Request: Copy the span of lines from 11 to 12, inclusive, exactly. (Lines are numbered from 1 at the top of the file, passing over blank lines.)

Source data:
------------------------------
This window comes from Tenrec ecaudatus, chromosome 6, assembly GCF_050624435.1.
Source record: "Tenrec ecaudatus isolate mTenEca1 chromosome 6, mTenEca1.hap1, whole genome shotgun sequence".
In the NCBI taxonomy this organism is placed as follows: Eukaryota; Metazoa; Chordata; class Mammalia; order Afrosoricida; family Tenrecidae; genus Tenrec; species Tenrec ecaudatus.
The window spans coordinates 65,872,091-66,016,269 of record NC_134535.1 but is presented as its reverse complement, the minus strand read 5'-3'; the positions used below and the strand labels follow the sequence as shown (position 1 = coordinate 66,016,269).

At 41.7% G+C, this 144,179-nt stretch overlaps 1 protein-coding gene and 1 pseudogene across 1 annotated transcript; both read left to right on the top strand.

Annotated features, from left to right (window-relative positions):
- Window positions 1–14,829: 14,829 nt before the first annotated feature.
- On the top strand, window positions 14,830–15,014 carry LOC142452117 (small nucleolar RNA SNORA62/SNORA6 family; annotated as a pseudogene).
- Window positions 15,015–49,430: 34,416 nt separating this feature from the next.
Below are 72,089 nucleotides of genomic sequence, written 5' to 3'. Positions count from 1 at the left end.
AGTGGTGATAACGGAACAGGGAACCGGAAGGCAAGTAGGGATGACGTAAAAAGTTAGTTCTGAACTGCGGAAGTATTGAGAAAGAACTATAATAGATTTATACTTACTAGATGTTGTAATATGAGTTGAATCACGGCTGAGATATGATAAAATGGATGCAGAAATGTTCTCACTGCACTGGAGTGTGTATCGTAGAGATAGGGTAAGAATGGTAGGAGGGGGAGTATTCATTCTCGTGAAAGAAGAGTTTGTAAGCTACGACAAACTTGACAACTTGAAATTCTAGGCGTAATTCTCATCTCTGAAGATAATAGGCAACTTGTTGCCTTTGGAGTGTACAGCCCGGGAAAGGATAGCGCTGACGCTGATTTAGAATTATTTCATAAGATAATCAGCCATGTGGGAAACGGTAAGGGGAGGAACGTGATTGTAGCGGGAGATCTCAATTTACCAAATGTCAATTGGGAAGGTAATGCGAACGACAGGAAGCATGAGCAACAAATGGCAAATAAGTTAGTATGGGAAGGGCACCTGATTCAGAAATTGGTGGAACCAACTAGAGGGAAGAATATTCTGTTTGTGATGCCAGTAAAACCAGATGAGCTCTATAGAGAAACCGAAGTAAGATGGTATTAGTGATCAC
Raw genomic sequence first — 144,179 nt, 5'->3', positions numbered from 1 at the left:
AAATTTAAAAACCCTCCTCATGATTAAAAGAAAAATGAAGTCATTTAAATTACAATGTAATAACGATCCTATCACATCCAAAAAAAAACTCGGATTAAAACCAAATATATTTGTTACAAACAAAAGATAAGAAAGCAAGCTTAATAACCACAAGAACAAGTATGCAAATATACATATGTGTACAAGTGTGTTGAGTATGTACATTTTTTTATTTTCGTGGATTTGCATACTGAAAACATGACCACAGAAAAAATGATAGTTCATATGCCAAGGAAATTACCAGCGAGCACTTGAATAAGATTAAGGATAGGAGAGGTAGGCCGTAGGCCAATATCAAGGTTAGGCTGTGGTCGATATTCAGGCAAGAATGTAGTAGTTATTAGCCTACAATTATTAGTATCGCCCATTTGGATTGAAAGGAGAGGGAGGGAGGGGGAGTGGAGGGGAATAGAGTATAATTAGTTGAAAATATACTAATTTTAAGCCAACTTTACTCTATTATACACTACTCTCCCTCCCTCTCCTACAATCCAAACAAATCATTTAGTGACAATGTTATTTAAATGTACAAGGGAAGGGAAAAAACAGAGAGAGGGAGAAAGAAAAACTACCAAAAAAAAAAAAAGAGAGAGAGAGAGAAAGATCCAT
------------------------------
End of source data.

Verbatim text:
AGTGGTGATAACGGAACAGGGAACCGGAAGGCAAGTAGGGATGACGTAAAAAGTTAGTTCTGAACTGCGGAAGTATTGAGAAAGAACTATAATAGATTTATACTTACTAGATGTTGTAATATGAGTTGAATCACGGCTGAGATATGATAAAATGGATGCAGAAATGTTCTCACTGCACTGGAGTGTGTATCGTAGAGATAGGGTAAGAATGGTAGGAGGGGGAGTATTCATTCTCGTGAAAGAAGAGTTTGTAAGCTACGACAAACTTGACAACTTGAAATTCTAGGCGTAATTCTCATCTCTGAAGATAATAGGCAACTTGTTGCCTTTGGAGTGTACAGCCCGGGAAAGGATAGCGCTGACGCTGATTTAGAATTATTTCATAAGATAATCAGCCATGTGGGAAACGGTAAGGGGAGGAACGTGATTGTAGCGGGAGATCTCAATTTACCAAATGTCAATTGGGAAGGTAATGCGAACGACAGGAAGCATGAGCAACAAATGGCAAATAAGTTAGTATGGGAAGGGCACCTGATTCAGAAATTGGTGGAACCAACTAGAGGGAAGAATATTCTGTTTGTGATGCCAGTAAAACCAGATGAGCTCTATAGAGAAACCGAAGTAAGATGGTATTAGTGATCAC
Raw genomic sequence first — 144,179 nt, 5'->3', positions numbered from 1 at the left: